Unlike Nozomi, Frane had no realistic expectations of being spared whatever divine wrath was about to engulf the entire region. Nor did he believe himself particularly worthy of any such mercies. But he was ready and willing to undertake the meditative ritual, if only on behalf of his companions, whose faith in the efficacy of the ancient native rites clearly exceeded his own. After all, why should his fellow travelers face summary death when it was his forebears, not theirs, who had truly earned the ire of the cosmos?
While still tending to the ship's instruments, Lofi detached one of her scaly, rainbow-colored thoracic segments. Its multijointed arms and sensory clusters immediately set about arranging the ritual materials on the deck before the viewer. Scuttling to and fro with purposeful deftness, she covered about a square metrik with a precise arrangement of colorful soils from the Sturr homeworld, mixing them with several large droplets of her own viscous body fluids, secreted directly from glands hidden benea... --This text refers to an out of print or unavailable edition of this title.
Top Customer Reviews
Most Helpful Customer Reviews on Amazon.com (beta)
One problem, as described in other reviews, is the extensive list of characters. Who can keep up with all of them? It's not as if the last book came out a month or so ago so if you were to pick this one up, you may find yourself struggling to remember this or that unique character. What makes it so bad is that a lot of these characters are secondary or fill-ins. We haven't been given the chance to focus on the main group. I hardly can pin-point who the main characters are because everyone who appears is given equal importance. The crew is diverse, one of the most diverse in Starfleet history. We get it! It makes the book terribly hard to get through when you vaguely can recall or keep up with the two dozen or so characters that appear.
Second, there is no "gay agenda" going on. There's a gay character, so be it. Yet, I do feel that these authors, who do tend to include non-heterosexual characters in their works, are putting a bit too much emphasis on the character of Keru. What's the big deal about him? He appeared in "Rogue Agent" and wasn't exactly a ground-breaking character. He appears in the "Worlds of DS9." He appears in the Riker-Troi honeymoon story in "The Captain's Table" anthology. Yet, he's not terribly interesting. Yet, he's given the most attention perhaps out of any of the "new characters" and it gets annoying. We barely get to know anything more about Dr. Ree, nor do we get anymore on Melora Pazlar, who appeared in a DS9 episode.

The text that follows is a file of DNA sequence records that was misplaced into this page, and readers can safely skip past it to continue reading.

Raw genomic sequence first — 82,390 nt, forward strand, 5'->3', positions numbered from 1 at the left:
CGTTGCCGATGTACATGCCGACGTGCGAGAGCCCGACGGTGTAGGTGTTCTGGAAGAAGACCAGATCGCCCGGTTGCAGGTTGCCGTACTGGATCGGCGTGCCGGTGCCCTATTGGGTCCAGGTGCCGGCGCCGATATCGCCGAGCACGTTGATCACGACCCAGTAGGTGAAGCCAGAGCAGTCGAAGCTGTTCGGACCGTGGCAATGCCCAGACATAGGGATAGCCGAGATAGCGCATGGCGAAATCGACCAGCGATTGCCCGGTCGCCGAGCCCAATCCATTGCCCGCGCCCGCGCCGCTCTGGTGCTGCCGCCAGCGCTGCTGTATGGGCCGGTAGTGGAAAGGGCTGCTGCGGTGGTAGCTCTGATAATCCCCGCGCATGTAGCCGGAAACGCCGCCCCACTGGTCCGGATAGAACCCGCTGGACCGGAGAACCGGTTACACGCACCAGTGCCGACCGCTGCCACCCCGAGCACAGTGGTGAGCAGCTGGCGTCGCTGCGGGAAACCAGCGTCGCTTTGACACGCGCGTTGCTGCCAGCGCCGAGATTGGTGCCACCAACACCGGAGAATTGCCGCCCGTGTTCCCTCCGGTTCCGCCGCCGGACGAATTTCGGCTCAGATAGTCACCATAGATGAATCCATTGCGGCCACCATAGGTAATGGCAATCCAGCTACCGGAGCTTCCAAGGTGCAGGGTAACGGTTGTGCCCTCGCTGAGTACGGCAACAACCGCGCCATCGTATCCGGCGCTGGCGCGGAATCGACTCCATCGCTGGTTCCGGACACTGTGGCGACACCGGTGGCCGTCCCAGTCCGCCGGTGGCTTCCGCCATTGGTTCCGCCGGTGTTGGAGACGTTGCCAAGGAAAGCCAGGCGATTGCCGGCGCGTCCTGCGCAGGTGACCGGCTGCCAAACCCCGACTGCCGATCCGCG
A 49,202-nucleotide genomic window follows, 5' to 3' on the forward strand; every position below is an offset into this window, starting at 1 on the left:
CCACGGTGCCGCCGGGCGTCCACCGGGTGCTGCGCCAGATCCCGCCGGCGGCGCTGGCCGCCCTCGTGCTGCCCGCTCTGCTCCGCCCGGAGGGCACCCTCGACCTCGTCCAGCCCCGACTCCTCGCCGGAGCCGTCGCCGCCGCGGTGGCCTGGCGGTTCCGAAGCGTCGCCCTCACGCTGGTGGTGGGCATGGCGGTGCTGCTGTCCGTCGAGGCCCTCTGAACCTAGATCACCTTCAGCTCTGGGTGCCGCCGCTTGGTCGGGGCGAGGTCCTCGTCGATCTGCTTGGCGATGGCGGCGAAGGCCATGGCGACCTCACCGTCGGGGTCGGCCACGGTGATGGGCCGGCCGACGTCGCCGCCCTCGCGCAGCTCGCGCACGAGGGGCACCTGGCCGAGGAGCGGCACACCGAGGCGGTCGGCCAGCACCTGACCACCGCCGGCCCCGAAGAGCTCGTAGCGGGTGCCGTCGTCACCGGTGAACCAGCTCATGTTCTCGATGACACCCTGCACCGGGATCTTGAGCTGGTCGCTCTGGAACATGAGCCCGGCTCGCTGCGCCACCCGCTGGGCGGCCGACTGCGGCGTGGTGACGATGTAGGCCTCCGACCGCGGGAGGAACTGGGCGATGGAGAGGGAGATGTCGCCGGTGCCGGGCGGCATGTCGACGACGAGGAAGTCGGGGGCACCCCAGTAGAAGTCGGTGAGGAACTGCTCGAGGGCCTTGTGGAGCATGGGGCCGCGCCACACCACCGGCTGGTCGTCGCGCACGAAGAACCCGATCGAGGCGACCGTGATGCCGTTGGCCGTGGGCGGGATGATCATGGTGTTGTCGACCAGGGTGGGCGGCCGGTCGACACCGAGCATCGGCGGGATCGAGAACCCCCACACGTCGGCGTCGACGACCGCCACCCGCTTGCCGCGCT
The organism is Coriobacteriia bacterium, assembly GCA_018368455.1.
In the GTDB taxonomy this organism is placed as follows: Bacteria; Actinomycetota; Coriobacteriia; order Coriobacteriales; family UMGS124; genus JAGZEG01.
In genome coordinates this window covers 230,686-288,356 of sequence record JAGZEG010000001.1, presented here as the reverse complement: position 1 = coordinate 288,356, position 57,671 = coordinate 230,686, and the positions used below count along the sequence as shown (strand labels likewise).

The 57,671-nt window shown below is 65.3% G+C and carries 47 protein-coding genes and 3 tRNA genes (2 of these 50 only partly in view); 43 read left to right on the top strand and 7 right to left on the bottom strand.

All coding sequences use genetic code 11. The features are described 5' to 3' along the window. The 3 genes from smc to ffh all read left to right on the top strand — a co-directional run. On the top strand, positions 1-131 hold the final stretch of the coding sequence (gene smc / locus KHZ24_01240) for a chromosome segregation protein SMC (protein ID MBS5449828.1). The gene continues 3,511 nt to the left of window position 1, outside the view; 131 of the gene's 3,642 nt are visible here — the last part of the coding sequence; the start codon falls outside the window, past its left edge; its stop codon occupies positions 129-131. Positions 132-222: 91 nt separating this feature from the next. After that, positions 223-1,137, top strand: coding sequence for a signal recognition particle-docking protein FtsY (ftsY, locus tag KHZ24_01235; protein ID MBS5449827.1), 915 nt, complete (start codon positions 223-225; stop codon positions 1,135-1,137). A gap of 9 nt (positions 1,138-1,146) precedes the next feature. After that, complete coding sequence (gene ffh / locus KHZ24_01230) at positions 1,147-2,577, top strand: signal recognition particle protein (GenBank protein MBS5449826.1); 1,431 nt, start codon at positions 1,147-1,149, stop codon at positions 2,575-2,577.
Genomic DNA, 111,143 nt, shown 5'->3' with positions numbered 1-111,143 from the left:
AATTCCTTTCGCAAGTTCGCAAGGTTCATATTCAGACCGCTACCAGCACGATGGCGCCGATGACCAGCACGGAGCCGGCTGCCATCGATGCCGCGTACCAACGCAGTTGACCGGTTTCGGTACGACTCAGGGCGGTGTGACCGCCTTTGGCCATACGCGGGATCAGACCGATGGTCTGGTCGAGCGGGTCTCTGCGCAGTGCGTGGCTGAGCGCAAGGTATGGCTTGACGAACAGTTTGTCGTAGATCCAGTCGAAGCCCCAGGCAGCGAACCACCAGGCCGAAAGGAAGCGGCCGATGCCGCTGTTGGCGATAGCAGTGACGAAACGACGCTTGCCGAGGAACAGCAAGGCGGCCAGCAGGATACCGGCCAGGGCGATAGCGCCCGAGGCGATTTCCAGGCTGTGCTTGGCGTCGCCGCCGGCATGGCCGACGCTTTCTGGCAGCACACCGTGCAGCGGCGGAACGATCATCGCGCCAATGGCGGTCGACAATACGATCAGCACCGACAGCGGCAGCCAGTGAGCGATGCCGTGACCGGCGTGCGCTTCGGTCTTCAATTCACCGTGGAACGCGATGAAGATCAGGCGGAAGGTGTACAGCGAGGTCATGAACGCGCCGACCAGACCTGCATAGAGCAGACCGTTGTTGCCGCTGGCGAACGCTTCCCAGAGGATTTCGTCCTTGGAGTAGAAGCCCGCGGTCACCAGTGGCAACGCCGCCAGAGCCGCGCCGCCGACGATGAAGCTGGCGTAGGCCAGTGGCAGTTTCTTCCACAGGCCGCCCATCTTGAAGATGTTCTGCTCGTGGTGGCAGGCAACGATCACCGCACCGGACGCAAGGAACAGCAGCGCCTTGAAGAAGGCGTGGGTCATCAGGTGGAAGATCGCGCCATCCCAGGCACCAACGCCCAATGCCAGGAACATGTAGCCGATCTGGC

As for the plot, this is another nit-pick. Why go from the stand-point of something truly original to revisiting one of your own novels? The Neyel are a race created by these same authors in the Excelsior Lost Era novel "The Sundered." It seems as if the authors simply wanted to do a follow-up to that novel and bring in the Titan crew. The entire "Red King" idea seems hard to understand simply because the authors never really focus in on it. It goes from being something intriguing to suddenly become another big-space threat that the crew must out-think. And they do, but even that seems to go too easily.
The authors make Keru's coma a big plot, yet the resolution is quick and simplistic. They make a big deal about the "Red King" but that plot comes off as unoriginal by the end. You feel as if you've seen it before, probably in a dozen Star Trek episodes. Even the Tuvok-Akaar conflict, once revealed, seemed a bit "Oh. That's all?" I wouldn't go so far as to call the book campy, but perhaps terribly predictable and under-whelming. There are some good plots that simply aren't carried out well. They seemed to realize there was no real humanoid threat or bad guy, so instead, they turn Donatra, who's been the rather good-Romulan with a lot on her shoulders, into the bad guy. Why destroy a good character like that? Why revisit "The Sundered" in a new series' second book? It seems a bit wasteful of space and money to find that the authors decide to hype up their past work more so than continue to build up the new series.
That being said, the book is okay. It's sort of a quick read, but feels slow due to all of the characters packed in and the hand-full of plots being tossed at you. Hopefully, when a new author's take on the series and characters coming up in "Orion's Hounds," Titan will be a tad bit more original and interesting than this installment. Buy at your own risk/interest.
There is a conflict between Tuvok and the admiral that doesn't really make a lot of sense. How can a Vulcan have a decades-old feud? The feud also brings up some kind of advanced mental prowess that the admiral and his race apparently possess. Basically, the whole storyline feels like it's reaching too far, a few hundred thousand light years too far.
The Red King doesn't make for a good story because the Red King isn't really a character or a villian. The conflict is strained. The characters just aren't compelling. The first and second Titan books spend far too more time describing wildly non-humanoid races than telling a story. Skip and go directly to Orion's Hounds.
Onto the story itself. I liked the concept and the ideas but I felt that it was rushed. I would have prefered to see more on the problems and resolutions instead of just big problems with quick solutions. I suppose the "getting lost in space" thing is old now but it could have taken them some more problem solving to get back home.